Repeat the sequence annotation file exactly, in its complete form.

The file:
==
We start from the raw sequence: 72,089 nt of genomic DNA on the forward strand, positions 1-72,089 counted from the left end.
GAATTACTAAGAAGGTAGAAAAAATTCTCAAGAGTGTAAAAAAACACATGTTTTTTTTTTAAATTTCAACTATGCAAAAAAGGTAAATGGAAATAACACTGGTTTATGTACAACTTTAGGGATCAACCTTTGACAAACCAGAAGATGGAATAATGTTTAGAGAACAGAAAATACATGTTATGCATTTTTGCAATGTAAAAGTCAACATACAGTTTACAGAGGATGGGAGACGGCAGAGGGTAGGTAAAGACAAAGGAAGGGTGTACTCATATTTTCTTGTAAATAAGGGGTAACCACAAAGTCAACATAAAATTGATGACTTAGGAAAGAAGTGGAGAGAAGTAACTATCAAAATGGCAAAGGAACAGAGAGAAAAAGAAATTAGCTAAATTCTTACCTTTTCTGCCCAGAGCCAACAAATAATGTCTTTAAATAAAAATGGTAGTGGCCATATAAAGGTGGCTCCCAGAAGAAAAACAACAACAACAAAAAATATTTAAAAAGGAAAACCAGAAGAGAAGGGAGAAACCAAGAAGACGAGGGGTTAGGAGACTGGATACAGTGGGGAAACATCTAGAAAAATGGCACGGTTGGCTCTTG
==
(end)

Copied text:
We start from the raw sequence: 72,089 nt of genomic DNA on the forward strand, positions 1-72,089 counted from the left end.
GAATTACTAAGAAGGTAGAAAAAATTCTCAAGAGTGTAAAAAAACACATGTTTTTTTTTTAAATTTCAACTATGCAAAAAAGGTAAATGGAAATAACACTGGTTTATGTACAACTTTAGGGATCAACCTTTGACAAACCAGAAGATGGAATAATGTTTAGAGAACAGAAAATACATGTTATGCATTTTTGCAATGTAAAAGTCAACATACAGTTTACAGAGGATGGGAGACGGCAGAGGGTAGGTAAAGACAAAGGAAGGGTGTACTCATATTTTCTTGTAAATAAGGGGTAACCACAAAGTCAACATAAAATTGATGACTTAGGAAAGAAGTGGAGAGAAGTAACTATCAAAATGGCAAAGGAACAGAGAGAAAAAGAAATTAGCTAAATTCTTACCTTTTCTGCCCAGAGCCAACAAATAATGTCTTTAAATAAAAATGGTAGTGGCCATATAAAGGTGGCTCCCAGAAGAAAAACAACAACAACAAAAAATATTTAAAAAGGAAAACCAGAAGAGAAGGGAGAAACCAAGAAGACGAGGGGTTAGGAGACTGGATACAGTGGGGAAACATCTAGAAAAATGGCACGGTTGGCTCTTG